Thomas Francis Bourke (1840-1889)

Thomas Francis Bourke was born in Fethard, Co. Tipperary, Ireland on December 10, 1840, the second of six children born to Edmond Bourke and Mary Bourke (nee) Dwyer.  Both parents were well educated having come from middle class families.  Edmond Bourke owned a successful painting and decorating business and as a result of family connections, garnered a large share of the contracts in his county. Nonetheless, the devastation caused by the famine years ruined his business causing the Bourke's, like so many other families, to leave Ireland or, possibly starve to death

In 1850, the Bourke's arrived in New York were Edmond was able to start a new painting and decorating business.  After a few years in New York his wife's health began to fail and, in order to help her cope with her illness, the family  relocated to St. John's  Newfoundland where the climate was more suitable to her state of health. Being a good businessman, Edmond Bourke succeeded in setting up a thriving business in St. Johns.  In all,  Edmond Bourke had managed to establish three businesses in three different countries; a testament to his tenacity and endurance.
In the meantime Thomas had acquired a certain competency in his father's business. When his father's health failed, possibly due to lead poisoning, the family relocated to Toronto. At this juncture Thomas became the sole breadwinner for the family. He relocated to Boston where work was plentiful in the large Irish community. When the  financial panic hit in 1857 he was forced to travel around the country finding work where and when he could.

After his father died in 1859  the family relocated to New York. Thomas continued to support them until the early 1860's when other members of the family came of age and found employment.

Bourke was working in New Orleans, the centre of a large Irish population when the Civil War began and like most Irishmen fought with the state in which they lived. In the latter half of 1861, Bourke joined the 7th Louisiana Infantry  regiment. It is not known exactly if Bourke enlisted or was conscripted. Either way he took part in the fighting around New Orleans in April of 1862. By May of 1862 the 7th Louisiana Infantry Regiment was in the Shenandoah Valley under the command of General “Stonewall” Jackson. The regiment engaged in a number of successful battles during the Valley Campaign which ended in June of 1862.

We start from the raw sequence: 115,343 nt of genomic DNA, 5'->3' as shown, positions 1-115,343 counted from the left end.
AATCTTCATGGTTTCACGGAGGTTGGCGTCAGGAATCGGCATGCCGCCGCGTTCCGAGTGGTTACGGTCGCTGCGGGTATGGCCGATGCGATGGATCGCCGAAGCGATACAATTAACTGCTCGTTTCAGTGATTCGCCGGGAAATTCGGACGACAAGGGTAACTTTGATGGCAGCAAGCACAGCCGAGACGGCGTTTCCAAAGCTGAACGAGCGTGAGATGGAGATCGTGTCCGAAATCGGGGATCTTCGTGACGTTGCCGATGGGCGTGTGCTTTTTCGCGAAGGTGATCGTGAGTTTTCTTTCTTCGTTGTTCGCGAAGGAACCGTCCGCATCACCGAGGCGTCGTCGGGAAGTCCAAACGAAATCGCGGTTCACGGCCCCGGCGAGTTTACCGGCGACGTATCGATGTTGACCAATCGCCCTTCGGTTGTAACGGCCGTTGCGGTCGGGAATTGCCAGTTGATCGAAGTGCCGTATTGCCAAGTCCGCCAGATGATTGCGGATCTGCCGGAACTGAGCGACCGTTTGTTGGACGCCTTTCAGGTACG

At the Battle of Antietam (Sharpsburg) in September of 1862, the 7th Louisiana took part in the some of the fiercest fighting during the deadliest one-day battle of the Civil War.  The regiment was decimated suffering losses as high as 50%. Bourke was one of the lucky survivors.

During General Robert E. Lee's second march north the 7th Louisiana fought a number of skirmishes and battles including Marye's Heights in Virginia in early May of 1863.  By the end of June 1862, Lee's army had bypassed Harrisburg, Pennsylvania his original target, and were dispersed north and west of Gettysburg. The ensuing Battle of Gettysburg which was fought on July 1st to 3rd was Bourke's last battle. On July 3rd, possibly during the early morning assault on Culps Hill  two bullets passed through his upper thigh. Although he received the best care possible in a Union army hospital he never fully recovered the full use of his limb ending up with a limp. For the duration of the war he was held in a prisoner-of-war camp at Fort Delaware on the Delaware River near Wilmington.

On his return to New York in 1865 he set about finding work in the painting trade. Once established he joined the Wolfe Tone Circle of the Fenian Brotherhood and was made organizer for district of Manhattan shortly afterwards. His pleasant demeanor and easy going manner earned him the respect of his fellow Irishmen resulting in a huge increase in membership and a substantial boost to the Fenian treasury.

At the Fenian Convention in Philadelphia in 1865 a split occurred within the organization that pitted John O'Mahony of New York, who wanted to support an uprising in Ireland, against Colonel W. R. Roberts, who wanted to invade Canada. Bourke sided with O'Mahony arguing that an invasion of Canada was doomed to fail resulting in a terrible waste of lives and money.